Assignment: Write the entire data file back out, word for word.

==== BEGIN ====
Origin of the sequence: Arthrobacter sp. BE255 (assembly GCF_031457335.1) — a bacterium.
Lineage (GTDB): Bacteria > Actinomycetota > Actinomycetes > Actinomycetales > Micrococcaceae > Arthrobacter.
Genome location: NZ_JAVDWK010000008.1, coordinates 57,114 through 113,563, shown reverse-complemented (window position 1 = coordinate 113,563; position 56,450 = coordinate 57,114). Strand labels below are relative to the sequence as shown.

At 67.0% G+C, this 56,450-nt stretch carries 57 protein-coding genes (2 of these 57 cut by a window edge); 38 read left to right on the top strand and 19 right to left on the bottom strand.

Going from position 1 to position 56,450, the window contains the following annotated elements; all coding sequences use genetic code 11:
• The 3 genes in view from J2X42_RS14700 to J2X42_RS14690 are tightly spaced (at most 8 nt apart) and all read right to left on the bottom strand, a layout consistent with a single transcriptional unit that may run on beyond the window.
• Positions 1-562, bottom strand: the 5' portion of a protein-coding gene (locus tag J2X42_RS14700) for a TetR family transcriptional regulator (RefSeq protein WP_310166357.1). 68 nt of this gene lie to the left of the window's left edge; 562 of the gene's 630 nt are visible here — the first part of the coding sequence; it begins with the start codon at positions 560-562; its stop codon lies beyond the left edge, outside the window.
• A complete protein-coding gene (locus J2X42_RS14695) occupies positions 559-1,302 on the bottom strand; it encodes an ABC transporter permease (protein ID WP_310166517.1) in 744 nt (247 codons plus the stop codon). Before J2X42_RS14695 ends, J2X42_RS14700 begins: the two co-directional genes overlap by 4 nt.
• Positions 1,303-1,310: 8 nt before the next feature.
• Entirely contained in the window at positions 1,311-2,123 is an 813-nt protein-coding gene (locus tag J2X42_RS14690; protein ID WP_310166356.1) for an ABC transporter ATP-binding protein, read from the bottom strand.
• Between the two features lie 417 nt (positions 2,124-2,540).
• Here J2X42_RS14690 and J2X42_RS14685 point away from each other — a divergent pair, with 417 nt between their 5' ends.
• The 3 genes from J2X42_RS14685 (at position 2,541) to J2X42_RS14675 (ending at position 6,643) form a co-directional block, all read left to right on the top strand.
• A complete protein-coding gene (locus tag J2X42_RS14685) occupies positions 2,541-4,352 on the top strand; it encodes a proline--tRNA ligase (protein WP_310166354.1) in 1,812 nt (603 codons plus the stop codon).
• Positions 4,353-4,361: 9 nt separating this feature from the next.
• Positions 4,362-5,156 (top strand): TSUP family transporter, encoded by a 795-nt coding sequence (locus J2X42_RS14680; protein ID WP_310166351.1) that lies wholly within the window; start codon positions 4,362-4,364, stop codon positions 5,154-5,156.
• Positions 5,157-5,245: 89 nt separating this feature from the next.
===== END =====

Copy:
Origin of the sequence: Arthrobacter sp. BE255 (assembly GCF_031457335.1) — a bacterium.
Lineage (GTDB): Bacteria > Actinomycetota > Actinomycetes > Actinomycetales > Micrococcaceae > Arthrobacter.
Genome location: NZ_JAVDWK010000008.1, coordinates 57,114 through 113,563, shown reverse-complemented (window position 1 = coordinate 113,563; position 56,450 = coordinate 57,114). Strand labels below are relative to the sequence as shown.

At 67.0% G+C, this 56,450-nt stretch carries 57 protein-coding genes (2 of these 57 cut by a window edge); 38 read left to right on the top strand and 19 right to left on the bottom strand.

Going from position 1 to position 56,450, the window contains the following annotated elements; all coding sequences use genetic code 11:
• The 3 genes in view from J2X42_RS14700 to J2X42_RS14690 are tightly spaced (at most 8 nt apart) and all read right to left on the bottom strand, a layout consistent with a single transcriptional unit that may run on beyond the window.
• Positions 1-562, bottom strand: the 5' portion of a protein-coding gene (locus tag J2X42_RS14700) for a TetR family transcriptional regulator (RefSeq protein WP_310166357.1). 68 nt of this gene lie to the left of the window's left edge; 562 of the gene's 630 nt are visible here — the first part of the coding sequence; it begins with the start codon at positions 560-562; its stop codon lies beyond the left edge, outside the window.
• A complete protein-coding gene (locus J2X42_RS14695) occupies positions 559-1,302 on the bottom strand; it encodes an ABC transporter permease (protein ID WP_310166517.1) in 744 nt (247 codons plus the stop codon). Before J2X42_RS14695 ends, J2X42_RS14700 begins: the two co-directional genes overlap by 4 nt.
• Positions 1,303-1,310: 8 nt before the next feature.
• Entirely contained in the window at positions 1,311-2,123 is an 813-nt protein-coding gene (locus tag J2X42_RS14690; protein ID WP_310166356.1) for an ABC transporter ATP-binding protein, read from the bottom strand.
• Between the two features lie 417 nt (positions 2,124-2,540).
• Here J2X42_RS14690 and J2X42_RS14685 point away from each other — a divergent pair, with 417 nt between their 5' ends.
• The 3 genes from J2X42_RS14685 (at position 2,541) to J2X42_RS14675 (ending at position 6,643) form a co-directional block, all read left to right on the top strand.
• A complete protein-coding gene (locus tag J2X42_RS14685) occupies positions 2,541-4,352 on the top strand; it encodes a proline--tRNA ligase (protein WP_310166354.1) in 1,812 nt (603 codons plus the stop codon).
• Positions 4,353-4,361: 9 nt separating this feature from the next.
• Positions 4,362-5,156 (top strand): TSUP family transporter, encoded by a 795-nt coding sequence (locus J2X42_RS14680; protein ID WP_310166351.1) that lies wholly within the window; start codon positions 4,362-4,364, stop codon positions 5,154-5,156.
• Positions 5,157-5,245: 89 nt separating this feature from the next.